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11/29/12 | 14:35PM
Verizon Cell Phone Shock - $1079 bill

After upgrading my cell phone, Verizon Wireless required me to upgrade my texting and voice plan, but did not recommend upgrading my data plan. Two months later I received a $1079 dollar phone bill. After numerous phone calls to Verizon customer service, I sent the following letter to the Verizon regional vice president.

Robert *******
Missoula MT 59804

April 3, 2012

Verizon Wireless, Customer Service
One Verizon Way
Basking Ridge, NJ 07920-1097

RE: Verizon Bill Shock - $1079.00 on (406) ***-****

Dear Mr. Irlando,

As a Verizon customer for the past 14 years, I want to inform you of the unsatisfactory service I received due to the recent upgrade of my phone.

Briefly, the problem is: When I upgraded my cell phone from a Blackberry to an Android, the customer service agent had me upgrade my texting plan, but my data plan was left at 10 megabytes per month. The result was a February cell phone bill of $1079 rather than the $130 bill I would normally expect. You can no doubt see the detailed notes on my account.

In subsequent calls to customer service, I have learned that a 10 megabyte data plan is unreasonably low and is no longer offered, and that people with smart phones often use 10 megabytes in just hours or days. Plus, for an additional $5 per month I could have upgraded to a 2 gigabyte plan, which would give me 200 times more data. I also learned that training “feedback” regarding this matter was sent to the original agent who assisted me with the upgrade.

Last night the customer service person with whom I spoke told me that Verizon provides several ways for users to monitor their usage, and I should have set up an alert on my account to monitor usage. Believing myself to be a fairly savvy computer user, I spent 30 minutes at the My Verizon Wireless website looking for a way to receive an alert when my account usage or bill is trending over normal, but I was unable to find it. However, it was very easy to find celebrity picture alerts, horoscope alerts, or sports and weather alerts (for an additional $5 per month). It would appear that non-revenue alerts for my account either do not exist, or they are very difficult to find.

I asked the friendly Verizon Customer Service Agent why I received an alert in March notifying me that my bill was over $600, which naturally prompted me to immediately call and question the charges and to change my plan, yet I did not receive the same alert in February? I was told that Verizon is in no way obligated to notify me of any overages on my bill during the billing cycle, and that it was my responsibility to track my usage. Although occasionally, as a courtesy, Verizon does notify customers when they are trending over their usual usage or exceeding their plan. I found a similar statement on the Verizon Wireless webpage:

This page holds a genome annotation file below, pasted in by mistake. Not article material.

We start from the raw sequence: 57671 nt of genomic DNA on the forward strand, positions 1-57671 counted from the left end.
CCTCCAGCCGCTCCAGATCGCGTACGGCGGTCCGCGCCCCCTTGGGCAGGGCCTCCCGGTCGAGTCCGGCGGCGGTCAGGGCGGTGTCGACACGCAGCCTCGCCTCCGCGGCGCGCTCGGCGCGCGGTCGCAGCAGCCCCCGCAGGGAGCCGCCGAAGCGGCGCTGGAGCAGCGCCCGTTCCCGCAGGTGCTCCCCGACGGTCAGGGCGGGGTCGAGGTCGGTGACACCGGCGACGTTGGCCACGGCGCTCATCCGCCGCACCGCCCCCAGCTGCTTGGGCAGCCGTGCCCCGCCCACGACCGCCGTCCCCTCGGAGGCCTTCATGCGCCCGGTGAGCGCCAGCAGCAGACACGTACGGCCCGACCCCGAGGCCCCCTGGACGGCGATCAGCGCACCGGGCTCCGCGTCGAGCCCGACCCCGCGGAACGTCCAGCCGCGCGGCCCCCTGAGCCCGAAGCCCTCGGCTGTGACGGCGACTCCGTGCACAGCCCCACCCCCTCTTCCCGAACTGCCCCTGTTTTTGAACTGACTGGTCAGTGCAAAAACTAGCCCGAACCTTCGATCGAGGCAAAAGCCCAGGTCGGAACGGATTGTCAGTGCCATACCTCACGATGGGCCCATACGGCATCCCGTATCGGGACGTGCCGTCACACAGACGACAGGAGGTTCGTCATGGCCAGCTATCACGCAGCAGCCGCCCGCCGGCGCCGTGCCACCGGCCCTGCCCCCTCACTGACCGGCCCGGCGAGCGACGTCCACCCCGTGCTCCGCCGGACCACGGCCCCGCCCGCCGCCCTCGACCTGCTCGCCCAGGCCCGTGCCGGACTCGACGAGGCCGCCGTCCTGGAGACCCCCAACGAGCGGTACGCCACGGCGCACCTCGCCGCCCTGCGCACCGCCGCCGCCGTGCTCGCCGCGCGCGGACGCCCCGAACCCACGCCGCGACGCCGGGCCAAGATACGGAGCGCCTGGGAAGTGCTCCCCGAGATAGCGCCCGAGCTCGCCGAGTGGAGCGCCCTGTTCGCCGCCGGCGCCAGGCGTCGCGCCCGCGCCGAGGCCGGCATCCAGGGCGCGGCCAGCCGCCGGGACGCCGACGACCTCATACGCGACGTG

"Will you alert me before and / or after I incur overage charges for exceeding my plan allowances? Can I opt out of any courtesy alerts?
Verizon Wireless strives to alert you on or around the 20th day of your bill cycle if you are approaching, or have exceeded, your voice, messaging or data allowances. You can opt out of these alerts."

I believe a reasonable person would expect that when upgrading to a smartphone, Verizon’s priority would be to ensure their customers are on a plan appropriate to the phone they are using, and to subsequently monitor the account usage to notify their valued customers when s/he is exceeding their plan, or in my case nearly nine times my normal bill.

In comments to the FCC regarding measures designed to avoid bill shock, Verizon argued against the proposed changes because Verizon already has in place procedures to prevent this sort of thing from happening, as quoted from the FCC website:

“Verizon Wireless notifies customers that have either exceeded or are trending to exceed their monthly voice, messaging, and/or data allowances. Specifically, around the 20th day of each customer’s billing cycle, Verizon Wireless reviews each customer’s account to determine whether that customer has surpassed or is trending to surpass their voice, messaging, or data allowances for the month and, if so, sends the account holder a free text message.**”

** “A small percentage of eligible customers’ accounts are randomly selected to be part of a control group each month and do not receive the message. This control group allows Verizon Wireless to monitor and analyze the effectiveness of its outreach program, resulting in improvements over time to these processes.”

I presume I was part of the 5% control group in February, but not in March because I received a text alert notifying me that I was exceeding my plan. I hope I have helped Verizon improve the effectiveness of the outreach program, but it is at a considerable cost to me.

The customer service agents with whom I have spoken have offered me $250 and $350 in credit for my future bills. That is very generous, but in order to successfully resolve this matter I believe it is reasonable to have my February and March bills reflect only the charges of my current plan. I was told that Verizon Customer Service is not able to do this, but I need to contact you or corporate headquarters for further assistance.

I am appealing to you as my last resort. If this is not successfully resolved, I will promptly end my 14 years of service with Verizon and file a claim in small claims court for the amount I believe I was over billed. I would prefer to avoid these actions and continue my service with Verizon.

Thank you for your prompt attention to this matter.
Sincerely,

Robert *******
(406) ***-****

Cell Phone bill Shock In Montana - Verizon H8er ID: B5A188



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Replies
02/21/13 | 3:12AM
Was this ever resolved?? Thanks

Anonymous - Verizon H8er ID: 22CE23


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